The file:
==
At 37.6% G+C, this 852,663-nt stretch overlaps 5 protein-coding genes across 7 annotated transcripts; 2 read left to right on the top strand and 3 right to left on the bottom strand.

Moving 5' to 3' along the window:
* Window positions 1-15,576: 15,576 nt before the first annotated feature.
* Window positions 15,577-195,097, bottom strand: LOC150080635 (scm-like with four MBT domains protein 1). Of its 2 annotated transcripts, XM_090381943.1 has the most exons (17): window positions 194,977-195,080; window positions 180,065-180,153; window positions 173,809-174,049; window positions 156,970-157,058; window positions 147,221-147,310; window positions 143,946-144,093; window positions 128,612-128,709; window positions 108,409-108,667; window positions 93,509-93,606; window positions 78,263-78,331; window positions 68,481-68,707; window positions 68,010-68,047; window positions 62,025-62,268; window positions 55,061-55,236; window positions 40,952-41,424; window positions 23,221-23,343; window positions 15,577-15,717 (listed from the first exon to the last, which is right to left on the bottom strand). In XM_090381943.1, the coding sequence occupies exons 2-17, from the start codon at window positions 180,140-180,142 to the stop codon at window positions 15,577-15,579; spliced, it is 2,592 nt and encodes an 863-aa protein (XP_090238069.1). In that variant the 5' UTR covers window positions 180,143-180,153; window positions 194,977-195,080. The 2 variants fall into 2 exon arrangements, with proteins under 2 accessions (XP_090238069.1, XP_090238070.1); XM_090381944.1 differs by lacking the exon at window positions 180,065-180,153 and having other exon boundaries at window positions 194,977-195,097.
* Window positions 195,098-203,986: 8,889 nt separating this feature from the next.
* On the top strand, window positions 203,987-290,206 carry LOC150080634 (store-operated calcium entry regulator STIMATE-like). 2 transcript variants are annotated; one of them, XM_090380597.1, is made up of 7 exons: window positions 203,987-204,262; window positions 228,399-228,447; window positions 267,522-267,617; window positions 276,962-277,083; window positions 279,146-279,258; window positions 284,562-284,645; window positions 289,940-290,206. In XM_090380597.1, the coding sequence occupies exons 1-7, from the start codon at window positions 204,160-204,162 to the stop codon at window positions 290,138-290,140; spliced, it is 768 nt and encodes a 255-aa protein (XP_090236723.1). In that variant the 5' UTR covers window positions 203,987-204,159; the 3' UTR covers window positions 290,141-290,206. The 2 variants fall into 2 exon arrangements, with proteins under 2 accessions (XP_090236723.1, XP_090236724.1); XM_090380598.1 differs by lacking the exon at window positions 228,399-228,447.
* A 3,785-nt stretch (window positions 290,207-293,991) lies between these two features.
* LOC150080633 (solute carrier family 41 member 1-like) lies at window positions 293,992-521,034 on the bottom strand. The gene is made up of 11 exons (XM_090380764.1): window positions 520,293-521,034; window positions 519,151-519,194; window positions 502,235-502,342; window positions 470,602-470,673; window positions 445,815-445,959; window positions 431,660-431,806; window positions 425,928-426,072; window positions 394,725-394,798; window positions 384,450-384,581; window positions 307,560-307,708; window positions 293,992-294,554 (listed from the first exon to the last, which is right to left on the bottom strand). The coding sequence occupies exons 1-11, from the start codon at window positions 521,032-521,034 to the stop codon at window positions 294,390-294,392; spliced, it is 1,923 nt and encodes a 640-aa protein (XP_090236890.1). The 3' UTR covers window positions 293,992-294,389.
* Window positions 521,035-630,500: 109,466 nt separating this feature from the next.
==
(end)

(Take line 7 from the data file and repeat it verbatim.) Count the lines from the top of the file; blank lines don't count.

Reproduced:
* A 3,785-nt stretch (window positions 290,207-293,991) lies between these two features.